"Students in the higher-intensity curriculum were no less confident about other things," Davis added. "In other words, instead of a tradeoff, there is a payoff."
That is good news to Toni Ganzel, M.D., senior associate dean for students and academic affairs at the University of Louisville School of Medicine. Calling it a "wonderful study," Ganzel said the survey "helped dispel the myth that if we spend more time on health care systems, we diminish student confidence in health care."
Describing the practice of medicine as "art, science, and business," Ganzel underscored a study highlight.
"There's no uniform response to health care systems instruction," she said. "You have U.S. medical schools offering everything from a few electives to full M.D.-M.B.A. programs. While I don't think every student needs an M.B.A. to understand the business of medicine, it would be good for every school to offer instruction in core concepts."
The best core concept systems training will translate to improved clinical performance, said internist Henry Weil, M.D.
"Medical education needs a curriculum that not only delivers management skills, but also teaches students how to apply those skills to fix problems," said Weil, assistant dean of medical education for the Columbia-Bassett Medical School Program, a joint venture between New York City's Columbia College of Physicians and Surgeons and Bassett Healthcare, a hospital and physician network in Cooperstown, N.Y.
To integrate these issues into already jam-packed curricula, Weil said medical educators need to ask, "what is the minimum standard of management skills students need?" And after providing those skills, Weil said, how can students apply them not only to function in a complex system, but to deliver positive change?
Students at the University of Cincinnati College of Medicine have received health systems instruction since the school's inception. Working in small groups on patient cases, students discuss "ethical decision making, disparities in health care, impact of cost, and the economics of health care," said Michael Sostok, M.D., Cincinnati's assistant dean for medical education. Other options include a fourth-year "business in medicine" elective and an M.D.-M.B.A. program.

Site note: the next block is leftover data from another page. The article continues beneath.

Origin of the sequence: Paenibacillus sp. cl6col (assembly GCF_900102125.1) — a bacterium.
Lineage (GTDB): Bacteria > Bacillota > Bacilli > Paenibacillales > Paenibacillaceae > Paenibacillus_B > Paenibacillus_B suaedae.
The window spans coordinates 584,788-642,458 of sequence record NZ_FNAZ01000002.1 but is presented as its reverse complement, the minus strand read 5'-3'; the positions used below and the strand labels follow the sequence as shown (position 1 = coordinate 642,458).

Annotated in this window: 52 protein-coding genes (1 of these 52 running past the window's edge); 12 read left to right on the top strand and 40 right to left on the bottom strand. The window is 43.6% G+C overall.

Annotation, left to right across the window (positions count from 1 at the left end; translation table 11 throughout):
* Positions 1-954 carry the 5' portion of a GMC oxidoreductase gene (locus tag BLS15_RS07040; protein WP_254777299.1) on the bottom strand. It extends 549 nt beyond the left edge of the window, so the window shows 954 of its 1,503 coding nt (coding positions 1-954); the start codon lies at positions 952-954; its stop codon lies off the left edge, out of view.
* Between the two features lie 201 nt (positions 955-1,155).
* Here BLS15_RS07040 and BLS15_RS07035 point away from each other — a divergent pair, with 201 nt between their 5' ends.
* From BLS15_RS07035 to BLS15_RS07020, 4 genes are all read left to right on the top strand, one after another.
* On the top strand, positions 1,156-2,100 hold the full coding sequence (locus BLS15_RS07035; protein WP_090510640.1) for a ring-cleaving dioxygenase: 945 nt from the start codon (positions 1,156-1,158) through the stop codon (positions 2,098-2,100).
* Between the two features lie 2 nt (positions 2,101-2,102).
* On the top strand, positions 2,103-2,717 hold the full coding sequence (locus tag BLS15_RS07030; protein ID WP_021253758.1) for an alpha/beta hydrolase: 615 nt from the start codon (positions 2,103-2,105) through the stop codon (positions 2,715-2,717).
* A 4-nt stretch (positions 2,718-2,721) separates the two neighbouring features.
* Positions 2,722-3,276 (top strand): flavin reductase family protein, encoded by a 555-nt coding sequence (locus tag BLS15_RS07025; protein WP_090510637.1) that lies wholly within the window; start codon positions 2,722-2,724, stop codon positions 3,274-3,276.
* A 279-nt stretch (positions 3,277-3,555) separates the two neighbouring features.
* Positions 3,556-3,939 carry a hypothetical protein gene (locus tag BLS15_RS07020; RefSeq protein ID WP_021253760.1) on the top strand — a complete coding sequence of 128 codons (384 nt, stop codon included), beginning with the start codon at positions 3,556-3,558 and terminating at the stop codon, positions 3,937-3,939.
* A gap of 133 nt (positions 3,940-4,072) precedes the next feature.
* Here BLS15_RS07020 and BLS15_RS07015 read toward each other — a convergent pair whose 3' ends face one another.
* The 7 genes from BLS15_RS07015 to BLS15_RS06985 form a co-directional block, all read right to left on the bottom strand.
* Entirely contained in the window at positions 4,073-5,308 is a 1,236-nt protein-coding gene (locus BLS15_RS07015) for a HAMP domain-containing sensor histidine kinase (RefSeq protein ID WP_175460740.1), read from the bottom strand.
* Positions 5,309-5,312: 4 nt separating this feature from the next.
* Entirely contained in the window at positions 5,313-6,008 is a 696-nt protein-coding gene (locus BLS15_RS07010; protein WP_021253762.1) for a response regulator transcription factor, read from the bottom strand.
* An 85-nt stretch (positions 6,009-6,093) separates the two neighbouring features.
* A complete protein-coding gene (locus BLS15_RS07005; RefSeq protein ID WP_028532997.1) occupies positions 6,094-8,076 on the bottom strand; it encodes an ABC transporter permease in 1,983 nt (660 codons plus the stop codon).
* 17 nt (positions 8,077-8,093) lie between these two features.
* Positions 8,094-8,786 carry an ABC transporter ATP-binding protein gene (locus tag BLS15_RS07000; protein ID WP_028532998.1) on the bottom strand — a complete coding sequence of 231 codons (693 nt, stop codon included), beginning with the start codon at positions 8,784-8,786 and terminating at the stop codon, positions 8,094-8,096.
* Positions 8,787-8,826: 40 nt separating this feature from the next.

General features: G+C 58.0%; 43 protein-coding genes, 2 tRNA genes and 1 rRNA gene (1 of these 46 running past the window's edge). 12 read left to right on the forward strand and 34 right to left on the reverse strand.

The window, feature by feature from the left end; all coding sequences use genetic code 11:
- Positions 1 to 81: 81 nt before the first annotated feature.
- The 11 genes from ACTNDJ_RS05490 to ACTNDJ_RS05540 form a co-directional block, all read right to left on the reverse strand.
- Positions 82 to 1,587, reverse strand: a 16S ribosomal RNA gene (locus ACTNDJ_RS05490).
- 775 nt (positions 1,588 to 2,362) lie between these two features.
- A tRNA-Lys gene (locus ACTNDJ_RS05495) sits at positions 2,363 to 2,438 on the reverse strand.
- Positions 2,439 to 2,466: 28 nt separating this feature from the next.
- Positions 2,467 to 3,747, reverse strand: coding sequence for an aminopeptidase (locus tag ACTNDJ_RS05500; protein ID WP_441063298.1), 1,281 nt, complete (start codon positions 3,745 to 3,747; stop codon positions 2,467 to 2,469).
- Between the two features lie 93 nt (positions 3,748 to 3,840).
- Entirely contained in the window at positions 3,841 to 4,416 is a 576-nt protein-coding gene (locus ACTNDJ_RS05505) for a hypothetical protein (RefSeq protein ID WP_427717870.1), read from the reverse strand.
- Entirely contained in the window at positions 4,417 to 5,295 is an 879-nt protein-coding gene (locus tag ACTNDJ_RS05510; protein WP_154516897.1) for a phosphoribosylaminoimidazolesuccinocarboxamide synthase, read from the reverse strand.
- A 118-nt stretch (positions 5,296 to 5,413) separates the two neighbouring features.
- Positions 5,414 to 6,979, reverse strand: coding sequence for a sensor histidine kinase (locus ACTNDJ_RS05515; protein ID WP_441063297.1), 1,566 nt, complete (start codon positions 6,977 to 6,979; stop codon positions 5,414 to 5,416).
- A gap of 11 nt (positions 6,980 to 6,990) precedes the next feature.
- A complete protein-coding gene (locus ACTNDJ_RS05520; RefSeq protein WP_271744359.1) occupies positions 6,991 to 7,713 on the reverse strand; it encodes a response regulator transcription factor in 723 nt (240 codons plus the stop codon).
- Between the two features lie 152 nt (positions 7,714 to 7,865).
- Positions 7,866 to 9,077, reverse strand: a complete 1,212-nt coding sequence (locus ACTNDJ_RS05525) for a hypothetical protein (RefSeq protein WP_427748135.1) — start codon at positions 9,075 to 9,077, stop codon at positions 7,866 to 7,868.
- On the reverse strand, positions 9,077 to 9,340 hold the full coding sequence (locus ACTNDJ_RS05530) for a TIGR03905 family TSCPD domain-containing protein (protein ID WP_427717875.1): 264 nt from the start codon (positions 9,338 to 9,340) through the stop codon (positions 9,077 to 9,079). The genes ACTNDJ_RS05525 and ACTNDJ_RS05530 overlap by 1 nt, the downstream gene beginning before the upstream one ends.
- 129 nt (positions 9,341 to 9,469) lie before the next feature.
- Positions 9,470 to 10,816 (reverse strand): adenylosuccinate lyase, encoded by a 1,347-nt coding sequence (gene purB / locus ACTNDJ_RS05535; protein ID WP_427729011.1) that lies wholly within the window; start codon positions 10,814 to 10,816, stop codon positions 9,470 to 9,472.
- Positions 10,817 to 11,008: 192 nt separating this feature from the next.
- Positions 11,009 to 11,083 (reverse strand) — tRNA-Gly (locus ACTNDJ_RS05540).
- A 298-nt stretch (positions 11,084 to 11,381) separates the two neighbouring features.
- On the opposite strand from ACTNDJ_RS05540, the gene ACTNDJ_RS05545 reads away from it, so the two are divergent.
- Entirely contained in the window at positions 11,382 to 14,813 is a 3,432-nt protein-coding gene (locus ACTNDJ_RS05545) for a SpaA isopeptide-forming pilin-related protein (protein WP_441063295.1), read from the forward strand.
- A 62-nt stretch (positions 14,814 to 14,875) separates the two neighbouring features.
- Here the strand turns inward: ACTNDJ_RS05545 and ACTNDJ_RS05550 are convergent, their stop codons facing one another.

"Students run up against a need to know how the system works or doesn't work when they begin third-year clinical rotations," Sostok said. "Suddenly, the student needs to know the cost of the medicine prescribed because a real patient must pay a real bill, or when to call a social worker to help an individual who may need rehabilitation or longterm care."
Sostok said medical educator awareness of the need for better health care systems training has been steadily rising.
"This report speaks volumes about the need to provide health care leadership training to medical students, and part of that training requires a working knowledge of the health care system," Sostok said. "During their work in the first two years of medical school, the system may seem like a theory to many students. But when they begin their clinical clerkships, it becomes a day-to-day reality."